Ice Breakers for Virtual Teams

Instructor: Allison Tanner
Working in a virtual team makes it difficult to get to know one another. Using these ice breakers, you can begin to get to know your teammates and improve your virtual experience!

Get to Know your Virtual Team

You've just been assigned to work on a virtual team. This means that you will be working with a group of people you may never meet in person. Sure there is FaceTime and Skype, but how do you get comfortable with one another if you never meet in person?

The First Hello

The leader of the virtual team will likely be in charge of contacting the team members and scheduling the first meeting. In order to help 'break the ice' and get to know your virtual team members on a more personal note, you can use the first email to assign the first activity.

The First Email

Get started by introducing yourself and explaining your role with the team. Whether you are a moderator or leader, help the team get a feel for who you are and how you will be contributing to the project. Then, tell everyone that you will be using a few ice breakers to get to know one another. In this first ice breaker, you will have them answer the following questions.

Note: These questions can and should be modified to fit your particular team.

  • Do you have pets? If so, what kind and how many?
  • What company do you work for? Or which school do you attend?
  • Where were you born?
  • What is your favorite food?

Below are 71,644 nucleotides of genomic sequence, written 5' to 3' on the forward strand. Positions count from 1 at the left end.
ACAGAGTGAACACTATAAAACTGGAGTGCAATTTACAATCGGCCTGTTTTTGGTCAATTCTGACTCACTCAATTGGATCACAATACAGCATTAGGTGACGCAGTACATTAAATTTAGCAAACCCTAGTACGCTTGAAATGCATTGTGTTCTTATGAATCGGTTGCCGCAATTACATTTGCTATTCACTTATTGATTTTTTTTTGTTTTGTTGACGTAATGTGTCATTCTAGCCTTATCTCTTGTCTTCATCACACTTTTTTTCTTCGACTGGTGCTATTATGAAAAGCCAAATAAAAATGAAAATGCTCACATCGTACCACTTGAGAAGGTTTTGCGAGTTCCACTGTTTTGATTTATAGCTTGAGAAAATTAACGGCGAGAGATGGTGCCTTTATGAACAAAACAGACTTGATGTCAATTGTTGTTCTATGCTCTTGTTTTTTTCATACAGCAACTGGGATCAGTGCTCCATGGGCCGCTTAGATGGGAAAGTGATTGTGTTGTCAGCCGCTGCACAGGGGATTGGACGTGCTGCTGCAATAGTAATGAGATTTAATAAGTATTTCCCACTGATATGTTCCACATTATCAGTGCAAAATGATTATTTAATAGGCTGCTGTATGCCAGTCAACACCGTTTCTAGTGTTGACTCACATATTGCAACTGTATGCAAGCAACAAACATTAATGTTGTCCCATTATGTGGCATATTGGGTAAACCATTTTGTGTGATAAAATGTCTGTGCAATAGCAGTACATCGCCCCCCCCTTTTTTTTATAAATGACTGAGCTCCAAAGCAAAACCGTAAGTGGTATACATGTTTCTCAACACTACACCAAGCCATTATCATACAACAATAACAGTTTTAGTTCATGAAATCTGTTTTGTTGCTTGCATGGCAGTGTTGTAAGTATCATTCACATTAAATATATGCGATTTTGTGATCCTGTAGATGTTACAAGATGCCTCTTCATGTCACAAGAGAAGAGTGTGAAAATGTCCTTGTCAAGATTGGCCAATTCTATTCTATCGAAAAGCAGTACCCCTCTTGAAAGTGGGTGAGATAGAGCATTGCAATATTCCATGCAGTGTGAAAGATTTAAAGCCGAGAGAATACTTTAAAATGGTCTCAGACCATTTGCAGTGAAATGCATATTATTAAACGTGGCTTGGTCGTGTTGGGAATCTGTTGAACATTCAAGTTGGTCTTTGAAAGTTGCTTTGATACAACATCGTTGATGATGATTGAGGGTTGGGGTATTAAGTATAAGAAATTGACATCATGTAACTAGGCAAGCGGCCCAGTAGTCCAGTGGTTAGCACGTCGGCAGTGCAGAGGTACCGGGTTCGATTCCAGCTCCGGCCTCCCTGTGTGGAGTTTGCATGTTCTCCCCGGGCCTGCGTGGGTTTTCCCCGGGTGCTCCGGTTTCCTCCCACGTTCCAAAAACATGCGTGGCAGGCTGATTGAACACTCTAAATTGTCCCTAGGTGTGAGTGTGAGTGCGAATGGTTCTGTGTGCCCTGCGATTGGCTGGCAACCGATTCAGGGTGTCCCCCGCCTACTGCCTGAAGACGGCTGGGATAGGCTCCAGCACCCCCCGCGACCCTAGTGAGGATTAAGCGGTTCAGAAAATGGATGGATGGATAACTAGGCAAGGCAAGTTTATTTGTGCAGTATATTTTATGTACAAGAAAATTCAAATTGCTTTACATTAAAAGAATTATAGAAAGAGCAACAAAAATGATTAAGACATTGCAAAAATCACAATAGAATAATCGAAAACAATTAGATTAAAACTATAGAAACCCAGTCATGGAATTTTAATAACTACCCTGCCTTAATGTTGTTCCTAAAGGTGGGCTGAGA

• What excites you most about this project?
  • What time zone do you live in?
  • What times are best for you to meet with the team?

You will have each person send this information to the 'entire' group. In doing so, everyone will get to know one another. You also have their 'time zone' and 'availability' which will help you in solving important challenges of working in virtual teams.

The First Live Chat

Although you may be ready to 'get to business' it is still important to remember that your virtual teammates don't know one another yet. You may have started some general tasks, but it is important to resist the urge to dive into the work. Start the virtual chat by introducing yourself. Then you can move into a short ice breaker.

Reiterate the Email

In order to enhance the personal connection, draw the team back to the initial ice breaker. You can ask a combination of questions.

  • What did you find most interesting about our group's dynamics?
  • What commonalities did you see in the goals?
  • Did anything stand out to you?

Select, or come up with questions that will help your group begin to feel at ease.

A Million Dollars

Get to know your team by asking each person to take one minute and discuss what s/he would do if given a million dollars. People may talk about where they would move, cars they might buy, activities they would participate in, and the list goes on. You can use this as an opportunity to discuss hobbies, travel, and family. This helps create a human connection and can assist team members in finding similarities with one another.

For the Group

It is a good idea to start your virtual relationship off with an ice breaker, but you may also want to use an ice breaker to better understand the group's dynamic. You can find out who the leaders are, who is strategic, and who will be a great reporter. This will be valuable information as you assign tasks and begin to work on the project.

Flat Tire Dilemma

Tell the team they will be working together to solve a dilemma. They have no specific way of solving the problems that occur. They can use their imagination and if it isn't in the story they can add it in. For instance, the following example doesn't say they have their family members with them, but if they chose to include that, it would be fine. The point is to see how they work together and solve challenging problems:

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